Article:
Complex type-checking

I have a number of methods that can take arguments in two different
forms. As an example:

method(tuple [, …])

where ‘tuple’ can be things like (Point, Point, Integer) or (Numeric,
Numeric, Numeric, Numeric, Integer) (so either a Point object
representing the coordinates, or the coordinates directly).

I realise that type-checking in Ruby is anathematic to some, but I want
to generate some intelligent error messages in some cases. So please
let’s leave the ‘why do you want to do that’ bit alone for now. :slight_smile:

One meta-thought I had was for the argument vetter to be passed the
arglist and an array of allowed patterns, like

[
%r/^(?:(?:Point\s*){2}\sInteger)+$/,
%r/^(?:(?:Numeric\s
){4}\s*Integer)+$/
]

and check each tuple by doing kind_of?() of each element against the
appropriate words in the pattern.

Which is actually turning out to be a right bugger to code, actually.

So I’m figuring maybe someone could suggest a better method to me?

Thanks!

2010/2/22 Ken C. [email protected]:

to generate some intelligent error messages in some cases. So please
let’s leave the ‘why do you want to do that’ bit alone for now. :slight_smile:

Sorry, I can’t. Why do you want to do that? :slight_smile:

Which is actually turning out to be a right bugger to code, actually.

Is it?

def pattern_check(args, pattern)
m = pattern.match(args.map{|x|x.class}.join(’ '))

if m
m.to_a.each_with_index do |m,i|
return i if i > 0 && m
end
end

raise ArgumentError, args.inspect
end

def m(*a)
case pattern_check(a, %r{\A(?:(String String)|(Fixnum))\z})
when 1
printf “Two strings: %p\n”, a
when 2
printf “A number: %p\n”, a
else
raise ArgumentError, a.inspect
end
end

Method m does look ugly though.

So I’m figuring maybe someone could suggest a better method to me?

Provide different methods for different arguments.

Kind regards

robert

Robert K. wrote:

So please
let’s leave the ‘why do you want to do that’ bit alone for now. :slight_smile:

Sorry, I can’t. Why do you want to do that? :slight_smile:

:slight_smile:

Which is actually turning out to be a right bugger to code, actually.

Is it?

Well, it seems to be…

The thing is, the Point class match works all right – but when
specified as individual coordinates, they can be integers (potentially
bignums) or floats – so checking the actual coordinates is not as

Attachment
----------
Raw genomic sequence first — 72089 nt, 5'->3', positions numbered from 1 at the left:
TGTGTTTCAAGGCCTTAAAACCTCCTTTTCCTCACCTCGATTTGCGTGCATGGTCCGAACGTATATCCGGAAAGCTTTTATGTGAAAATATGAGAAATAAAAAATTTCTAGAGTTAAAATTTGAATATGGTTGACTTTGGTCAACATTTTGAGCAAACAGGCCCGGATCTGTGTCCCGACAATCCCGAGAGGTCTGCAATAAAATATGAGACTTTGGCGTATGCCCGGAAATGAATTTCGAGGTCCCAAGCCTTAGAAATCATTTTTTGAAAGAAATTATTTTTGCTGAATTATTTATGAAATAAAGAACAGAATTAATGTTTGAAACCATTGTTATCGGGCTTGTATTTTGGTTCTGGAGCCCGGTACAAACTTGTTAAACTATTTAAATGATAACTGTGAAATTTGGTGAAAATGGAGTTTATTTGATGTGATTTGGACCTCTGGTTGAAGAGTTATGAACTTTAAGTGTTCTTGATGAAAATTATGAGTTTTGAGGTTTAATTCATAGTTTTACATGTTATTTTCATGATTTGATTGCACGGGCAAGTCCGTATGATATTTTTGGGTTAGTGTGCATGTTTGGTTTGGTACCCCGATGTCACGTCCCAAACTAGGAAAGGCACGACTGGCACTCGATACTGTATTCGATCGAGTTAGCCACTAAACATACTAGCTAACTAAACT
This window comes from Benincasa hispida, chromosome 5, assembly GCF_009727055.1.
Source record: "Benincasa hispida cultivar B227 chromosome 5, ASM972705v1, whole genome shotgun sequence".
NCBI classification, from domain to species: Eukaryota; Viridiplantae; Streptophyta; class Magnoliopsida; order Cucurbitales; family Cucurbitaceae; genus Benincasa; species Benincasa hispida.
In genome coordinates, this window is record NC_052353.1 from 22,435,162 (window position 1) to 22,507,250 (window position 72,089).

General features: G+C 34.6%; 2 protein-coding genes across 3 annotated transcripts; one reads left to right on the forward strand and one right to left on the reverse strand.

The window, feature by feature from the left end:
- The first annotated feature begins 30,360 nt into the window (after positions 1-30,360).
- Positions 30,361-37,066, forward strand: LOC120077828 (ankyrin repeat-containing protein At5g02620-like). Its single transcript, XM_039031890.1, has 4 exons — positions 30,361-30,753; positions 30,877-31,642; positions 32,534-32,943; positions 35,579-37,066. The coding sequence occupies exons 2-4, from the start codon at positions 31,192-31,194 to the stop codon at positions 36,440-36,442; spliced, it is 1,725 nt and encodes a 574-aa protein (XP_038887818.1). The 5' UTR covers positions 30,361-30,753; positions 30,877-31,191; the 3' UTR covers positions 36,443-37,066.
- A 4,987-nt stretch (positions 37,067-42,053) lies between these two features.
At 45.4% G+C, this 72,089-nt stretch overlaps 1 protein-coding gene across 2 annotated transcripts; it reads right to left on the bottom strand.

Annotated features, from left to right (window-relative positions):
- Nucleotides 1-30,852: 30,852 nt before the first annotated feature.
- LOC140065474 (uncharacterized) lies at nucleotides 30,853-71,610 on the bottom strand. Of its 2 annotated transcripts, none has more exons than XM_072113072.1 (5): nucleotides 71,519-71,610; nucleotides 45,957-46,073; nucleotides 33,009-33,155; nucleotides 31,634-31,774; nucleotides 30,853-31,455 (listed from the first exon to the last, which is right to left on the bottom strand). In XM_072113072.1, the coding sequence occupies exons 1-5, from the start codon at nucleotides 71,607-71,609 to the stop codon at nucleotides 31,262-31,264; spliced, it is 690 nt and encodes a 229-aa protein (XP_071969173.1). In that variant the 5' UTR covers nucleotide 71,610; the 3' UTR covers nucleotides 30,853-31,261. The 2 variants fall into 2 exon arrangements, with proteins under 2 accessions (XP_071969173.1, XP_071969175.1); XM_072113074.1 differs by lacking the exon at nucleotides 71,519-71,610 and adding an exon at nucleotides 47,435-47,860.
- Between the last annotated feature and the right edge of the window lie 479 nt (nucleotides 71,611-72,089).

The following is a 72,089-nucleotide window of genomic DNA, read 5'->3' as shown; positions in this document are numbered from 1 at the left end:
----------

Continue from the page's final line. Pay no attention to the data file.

simple as matching the class. I could do a (Fixnum|Float|…)
alternation, I suppose, but that doesn’t extend to cases in which
someone might be using a custom class extending one of those. Which is
actually probably a bit unlikely, so maybe I’ll just rule that
possibility out. :slight_smile:

def pattern_check(args, pattern)
m = pattern.match(args.map{|x|x.class}.join(’ '))

if m
m.to_a.each_with_index do |m,i|
return i if i > 0 && m
end
end

raise ArgumentError, args.inspect
end

def m(*a)
case pattern_check(a, %r{\A(?:(String String)|(Fixnum))\z})
when 1
printf “Two strings: %p\n”, a
when 2
printf “A number: %p\n”, a
else
raise ArgumentError, a.inspect
end
end

Method m does look ugly though.

Consider also that the argument list may include more than one tuple…

This has given me some ideas, though. Thanks!

#ken B-)}

Thomas S. wrote:

Let the error happen then wrap the call in a begin/rescue clause and
give more intelligent error messages based on the return error.

… which would require lots of extra code to account for all
possibilities. Better to vet the arguments to begin with rather than to
try to recover when they fail somewhere farther down the code, IMHO.

On Feb 21, 10:43 pm, Ken C. [email protected]
wrote:

to generate some intelligent error messages in some cases. So please
let’s leave the ‘why do you want to do that’ bit alone for now. :slight_smile:

Let the error happen then wrap the call in a begin/rescue clause and
give more intelligent error messages based on the return error.

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